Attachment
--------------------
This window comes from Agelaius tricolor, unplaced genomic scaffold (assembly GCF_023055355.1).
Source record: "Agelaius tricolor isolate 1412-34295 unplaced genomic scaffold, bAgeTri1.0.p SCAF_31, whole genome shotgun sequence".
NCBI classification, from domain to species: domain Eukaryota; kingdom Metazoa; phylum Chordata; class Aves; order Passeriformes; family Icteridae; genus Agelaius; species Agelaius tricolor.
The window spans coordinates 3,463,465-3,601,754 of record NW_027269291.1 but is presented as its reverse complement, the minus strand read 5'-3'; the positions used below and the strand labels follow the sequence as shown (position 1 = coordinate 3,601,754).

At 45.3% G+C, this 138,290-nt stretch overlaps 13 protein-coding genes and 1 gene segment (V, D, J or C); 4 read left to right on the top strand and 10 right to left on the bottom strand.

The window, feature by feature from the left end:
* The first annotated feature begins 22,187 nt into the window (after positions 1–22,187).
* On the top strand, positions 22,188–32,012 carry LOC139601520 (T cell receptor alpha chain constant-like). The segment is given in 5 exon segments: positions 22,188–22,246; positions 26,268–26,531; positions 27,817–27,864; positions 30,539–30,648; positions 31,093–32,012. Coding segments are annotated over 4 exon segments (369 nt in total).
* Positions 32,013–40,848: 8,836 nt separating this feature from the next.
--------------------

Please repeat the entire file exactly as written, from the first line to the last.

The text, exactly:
This window comes from Agelaius tricolor, unplaced genomic scaffold (assembly GCF_023055355.1).
Source record: "Agelaius tricolor isolate 1412-34295 unplaced genomic scaffold, bAgeTri1.0.p SCAF_31, whole genome shotgun sequence".
NCBI classification, from domain to species: domain Eukaryota; kingdom Metazoa; phylum Chordata; class Aves; order Passeriformes; family Icteridae; genus Agelaius; species Agelaius tricolor.
The window spans coordinates 3,463,465-3,601,754 of record NW_027269291.1 but is presented as its reverse complement, the minus strand read 5'-3'; the positions used below and the strand labels follow the sequence as shown (position 1 = coordinate 3,601,754).

At 45.3% G+C, this 138,290-nt stretch overlaps 13 protein-coding genes and 1 gene segment (V, D, J or C); 4 read left to right on the top strand and 10 right to left on the bottom strand.

The window, feature by feature from the left end:
* The first annotated feature begins 22,187 nt into the window (after positions 1–22,187).
* On the top strand, positions 22,188–32,012 carry LOC139601520 (T cell receptor alpha chain constant-like). The segment is given in 5 exon segments: positions 22,188–22,246; positions 26,268–26,531; positions 27,817–27,864; positions 30,539–30,648; positions 31,093–32,012. Coding segments are annotated over 4 exon segments (369 nt in total).
* Positions 32,013–40,848: 8,836 nt separating this feature from the next.